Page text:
Places Discussed

(Critical Guide to Settings and Places in Literature)

Byala Cherkva

Byala Cherkva (BYAH-lah). Fictional Bulgarian town in which the principal action takes place. Located in the Strema Valley or valley of roses, in the mountains of the Balkan Peninsula, it is a prosperous town with many merchants and has its own school. It is also the location of the konak, the Turkish governor’s residence, a constant reminder to the Bulgarians that they are under the rule of Muslims who despise Bulgarians, most of whom are Orthodox Christians, as infidels. At first the wealthy members of the merchant class prefer to accommodate the Turks, but a random act of rebellion and the Turks’ response to it lead the merchants to join the rebels in a doomed uprising. Yet afterward the merchants prefer to purchase their own safety by abject surrender of all weapons and any suspected individuals, rather than become another razed village. The town is heavily based upon Ivan Vazov’s own hometown of Sopot.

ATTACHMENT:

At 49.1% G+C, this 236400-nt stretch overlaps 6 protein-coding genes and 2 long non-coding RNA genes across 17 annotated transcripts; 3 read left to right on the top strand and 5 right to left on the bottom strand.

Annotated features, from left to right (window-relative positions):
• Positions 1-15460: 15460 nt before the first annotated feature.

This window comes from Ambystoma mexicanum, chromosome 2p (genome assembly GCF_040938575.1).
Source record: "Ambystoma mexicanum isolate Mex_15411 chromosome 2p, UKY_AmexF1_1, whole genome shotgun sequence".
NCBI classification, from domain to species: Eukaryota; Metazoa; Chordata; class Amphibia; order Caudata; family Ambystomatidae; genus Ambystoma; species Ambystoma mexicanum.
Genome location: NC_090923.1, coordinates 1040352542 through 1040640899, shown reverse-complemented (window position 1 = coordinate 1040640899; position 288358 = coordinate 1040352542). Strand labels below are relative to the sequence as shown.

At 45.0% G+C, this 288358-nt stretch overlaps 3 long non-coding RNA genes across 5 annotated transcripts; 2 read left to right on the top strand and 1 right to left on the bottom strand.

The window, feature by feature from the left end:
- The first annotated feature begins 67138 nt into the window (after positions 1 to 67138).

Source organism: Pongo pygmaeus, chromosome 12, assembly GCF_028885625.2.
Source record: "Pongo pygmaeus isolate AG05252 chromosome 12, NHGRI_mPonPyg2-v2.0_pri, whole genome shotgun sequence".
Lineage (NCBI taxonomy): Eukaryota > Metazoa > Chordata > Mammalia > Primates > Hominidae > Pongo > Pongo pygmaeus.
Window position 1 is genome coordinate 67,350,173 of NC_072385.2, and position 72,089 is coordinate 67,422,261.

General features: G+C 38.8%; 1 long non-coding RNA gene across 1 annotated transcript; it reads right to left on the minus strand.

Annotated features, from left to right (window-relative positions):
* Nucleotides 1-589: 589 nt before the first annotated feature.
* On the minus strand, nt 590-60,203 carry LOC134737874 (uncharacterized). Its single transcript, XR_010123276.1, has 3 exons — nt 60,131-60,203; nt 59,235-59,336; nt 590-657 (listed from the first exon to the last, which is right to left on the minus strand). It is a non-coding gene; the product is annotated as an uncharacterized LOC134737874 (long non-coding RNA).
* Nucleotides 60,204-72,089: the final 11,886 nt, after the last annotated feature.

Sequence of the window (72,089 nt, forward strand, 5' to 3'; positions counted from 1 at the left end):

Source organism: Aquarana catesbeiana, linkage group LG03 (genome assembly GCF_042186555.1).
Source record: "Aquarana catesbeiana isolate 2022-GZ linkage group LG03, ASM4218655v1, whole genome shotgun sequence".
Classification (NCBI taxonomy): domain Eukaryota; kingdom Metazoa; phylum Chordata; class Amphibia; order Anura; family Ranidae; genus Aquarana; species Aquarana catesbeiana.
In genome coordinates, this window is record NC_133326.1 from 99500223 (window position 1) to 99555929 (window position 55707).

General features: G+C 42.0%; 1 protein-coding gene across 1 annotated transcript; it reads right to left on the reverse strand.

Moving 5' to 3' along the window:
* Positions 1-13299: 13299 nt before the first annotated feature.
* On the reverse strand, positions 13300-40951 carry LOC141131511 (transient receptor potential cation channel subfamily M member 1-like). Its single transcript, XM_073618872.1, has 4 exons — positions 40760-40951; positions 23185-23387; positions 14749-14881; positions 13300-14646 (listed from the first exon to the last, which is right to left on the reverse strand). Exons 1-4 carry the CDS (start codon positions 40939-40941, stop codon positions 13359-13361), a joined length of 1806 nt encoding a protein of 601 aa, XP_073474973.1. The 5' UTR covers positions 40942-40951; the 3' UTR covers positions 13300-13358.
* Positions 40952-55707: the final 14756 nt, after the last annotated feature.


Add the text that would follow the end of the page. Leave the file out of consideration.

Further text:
Mill. Old mill building, located just beyond the main part of Byala Cherkva, on the Old River that is the site of the murder of two Turks. This act by a passing revolutionary is the spark that sets off the action of the novel. When the Turks’ hastily buried bodies are discovered by the authorities as a result of a dog’s obsessive pawing at the spot, the Turks then brutalize and kill a respected member of the community. This so outrages the previously apathetic merchants that...

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(Great Characters in Literature)

Choice. Review of Under the Yoke, by Ivan Vazov. 9 (June, 1972): 514. Hails the publication in English of this important work. Praises the work of the translators and editor in making the work accessible to the English reader.

Haffner, Susanne A. Review of Under the Yoke, by Ivan Vazov. Library Journal 97 (January, 1972): 86. Describes the importance of the novel in the context of Bulgarian history. Cites some weakness in characterization and the strength of the novel’s largely accurate account of a revolution.